How does RecyclerView work internally?
When building an Android app, we have a very high chance we have to use recyclerView in our project.
In this blog, we are going to understand the way how recyclerView actually works in the Android system.
We are going to discuss,
- What is RecyclerView?
- Building components of RecyclerView
- How it actually works?
- Usage of ViewHolder
What is RecyclerView?
RecyclerView is a ViewGroup, which populates a list on a collection of data provided with the help of ViewHolder and draws it to the user on-screen.
Building components of RecyclerView
The major components of RecyclerView are,
It is a subtype of RecyclerView.Adapter class. It takes the data set which has to be displayed to the user in RecyclerView. It is like the main responsible class to bind the views and display it.
Most of the tasks happen inside the adapter class of the recyclerView.
ViewHolder is a type of a helper class that helps us to draw the UI for individual items that we want to draw on the screen.
All the binding of Views of the individual items happens in this class. It is a subclass of RecyclerView.ViewHolder class.
LayoutManager in recyclerView helps us to figure out how we need to display the items on the screen. It can be linearly or in a grid. RecyclerView provides by default a few implementations of layoutManager out of the box.
It is like the governing body of recyclerView which tells the recyclerView's adapter when to create a new view.
How it actually works?
So, now we are going to discuss how the recyclerView actually works. When we talk about recyclerView, you would always hear someone saying that it recycles the views. But what does it actually mean?
So, let's say when we are scrolling the list which has 50 items in the collection and we show only 5 items at once in the list like,
Here, item 1 to item 5 is the ones that are visible on the screen.
item x is the one that will be loaded next on the screen when we scroll up.
All the items here have their own instance of ViewHolder and the ViewHolder here is helpful for caching the specific item's view.
So, how recycling works here?
Let us break this down in steps.
First item x to item 4 must be shown to screen at the initial launch. So, they are the five items that are in the visible view mode. Let's call them a visible view.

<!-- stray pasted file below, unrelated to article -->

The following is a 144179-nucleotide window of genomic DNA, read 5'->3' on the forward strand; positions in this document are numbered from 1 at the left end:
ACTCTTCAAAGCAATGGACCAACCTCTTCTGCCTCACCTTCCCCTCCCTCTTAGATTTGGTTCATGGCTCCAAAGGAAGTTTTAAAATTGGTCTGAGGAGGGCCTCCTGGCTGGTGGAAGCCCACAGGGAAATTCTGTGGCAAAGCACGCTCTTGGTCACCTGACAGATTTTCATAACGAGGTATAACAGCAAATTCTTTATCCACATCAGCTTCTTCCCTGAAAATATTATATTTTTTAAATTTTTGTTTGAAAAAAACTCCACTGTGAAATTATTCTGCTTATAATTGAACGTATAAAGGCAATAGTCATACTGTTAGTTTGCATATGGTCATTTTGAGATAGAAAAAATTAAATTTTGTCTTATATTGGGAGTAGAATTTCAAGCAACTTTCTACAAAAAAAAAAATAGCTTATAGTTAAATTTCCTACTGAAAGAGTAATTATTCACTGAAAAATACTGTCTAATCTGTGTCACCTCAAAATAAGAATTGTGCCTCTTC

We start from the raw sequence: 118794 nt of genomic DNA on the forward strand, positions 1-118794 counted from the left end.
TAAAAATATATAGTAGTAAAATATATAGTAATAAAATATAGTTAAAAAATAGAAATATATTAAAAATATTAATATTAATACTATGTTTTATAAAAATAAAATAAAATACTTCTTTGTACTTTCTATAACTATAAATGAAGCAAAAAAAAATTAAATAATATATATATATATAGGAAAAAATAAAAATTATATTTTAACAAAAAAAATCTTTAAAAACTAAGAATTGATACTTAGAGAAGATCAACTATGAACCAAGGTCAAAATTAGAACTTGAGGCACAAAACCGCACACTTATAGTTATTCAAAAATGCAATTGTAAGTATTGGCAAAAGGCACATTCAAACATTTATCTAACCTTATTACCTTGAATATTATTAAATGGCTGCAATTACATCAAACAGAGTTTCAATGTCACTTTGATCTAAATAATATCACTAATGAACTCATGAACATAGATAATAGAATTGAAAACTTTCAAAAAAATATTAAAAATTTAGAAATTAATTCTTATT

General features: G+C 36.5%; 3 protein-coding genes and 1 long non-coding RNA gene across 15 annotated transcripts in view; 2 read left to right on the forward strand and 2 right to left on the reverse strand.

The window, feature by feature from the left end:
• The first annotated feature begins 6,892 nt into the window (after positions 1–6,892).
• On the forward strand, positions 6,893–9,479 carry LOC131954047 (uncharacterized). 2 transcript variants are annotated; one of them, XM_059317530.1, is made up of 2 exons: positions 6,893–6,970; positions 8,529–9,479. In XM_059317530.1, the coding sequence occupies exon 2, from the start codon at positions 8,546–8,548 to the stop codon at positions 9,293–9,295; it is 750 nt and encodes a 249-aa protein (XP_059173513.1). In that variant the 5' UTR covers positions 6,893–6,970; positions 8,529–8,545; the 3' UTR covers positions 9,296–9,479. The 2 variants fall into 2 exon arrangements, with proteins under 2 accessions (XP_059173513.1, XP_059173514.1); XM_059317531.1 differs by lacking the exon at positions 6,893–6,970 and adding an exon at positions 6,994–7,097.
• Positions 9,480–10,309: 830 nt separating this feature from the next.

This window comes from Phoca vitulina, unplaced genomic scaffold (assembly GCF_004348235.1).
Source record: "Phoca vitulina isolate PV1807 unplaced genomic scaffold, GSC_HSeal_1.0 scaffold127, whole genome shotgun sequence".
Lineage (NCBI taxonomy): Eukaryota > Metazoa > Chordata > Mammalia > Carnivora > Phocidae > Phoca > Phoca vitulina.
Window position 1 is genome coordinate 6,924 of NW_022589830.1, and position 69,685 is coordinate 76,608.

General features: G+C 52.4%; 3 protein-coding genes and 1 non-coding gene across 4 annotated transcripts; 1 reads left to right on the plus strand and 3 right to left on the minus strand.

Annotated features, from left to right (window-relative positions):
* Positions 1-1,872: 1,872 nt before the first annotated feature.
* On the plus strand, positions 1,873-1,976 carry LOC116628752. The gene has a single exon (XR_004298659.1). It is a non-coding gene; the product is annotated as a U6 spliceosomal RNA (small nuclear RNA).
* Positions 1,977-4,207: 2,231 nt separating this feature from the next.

And, item 5 is the new item to be loaded when the list is scrolled up.
When we scroll one item above, item x moves up and a new item, item 5 comes in the visible view category.
Now, item 6 is in the waiting view.
Here item x has moved out from the visible view on top of the screen. This is called a scrapped view.
ScrapView is the view in RecyclerView which was once visible and now are not visible on the phone's screen to the user.
Now, let's say we scrolled one more step up. This will move the item 1 out of the screen and the item 6 will move in.
Here, item 1 also becomes a scrapped view. Now, we have two scrapped views item x and item 1.
They will be now stored in a collection of scrapped views.
So, now when we have to load a new view in the visible view group, let's consider item 7, then the view from the collection from the scrapped view is used.
Now, when we are loading item 7, we take a view from the collection of scrapped views. The view which we loaded from the scrapped view is called a dirty view.
Now, the dirty view gets recycled and is relocated to the new item in the queue which has to be displayed on the screen i.e item 7.
The views which we take from scrap view collection and then after re-bound happens by the recyclerView adapter before it is drawn to the screen are called dirty views.
This is how recycling of views happens in recyclerView which is one of the main reasons for the better improvement of recyclerView. In this process, the views of the item are reused to draw new items on the screen.
Usage of ViewHolder
The other way the views are optimized is because of ViewHolders in RecyclerView.
So, let us say we have 100 items be displayed on the list and we want to show 5 items on the screen.
Each item here has 1 TextView and 1 ImageView in the item.
So, to map each view using findViewById is always an expensive task and just imagine the number of findViewByIds we might need to map all the TextViews and ImageViews of 100 items i.e 200 findViewByIds.
So, when we are using RecyclerView, then only 6 items are created initially with 5 loaded at once to be displayed on-screen and one is the one to be loaded.
Now, if we scroll the list then we have 7 viewHolders. One each for scrapped view and to be loaded view and 5 for the ones which are displayed.
So, at a time, maximum findViewByIds that we are using are only 14 as we have a maximum of 7 ViewHolders.
Because of ViewHolders and recycling of views, we have got the performance improvement in RecyclerViews.
Similarly, if we have multiple view types, let's say ViewType1 and ViewType2 then we would have two different collections of scrapped view of type ViewType1 and ViewType2.
And while recycling the views, the ViewType1 view will be allocated to only views of ViewType1 and ViewType2 views will be allocated to ViewType2 views.
This is how recyclerView works internally and efficiently.
Team MindOrks :)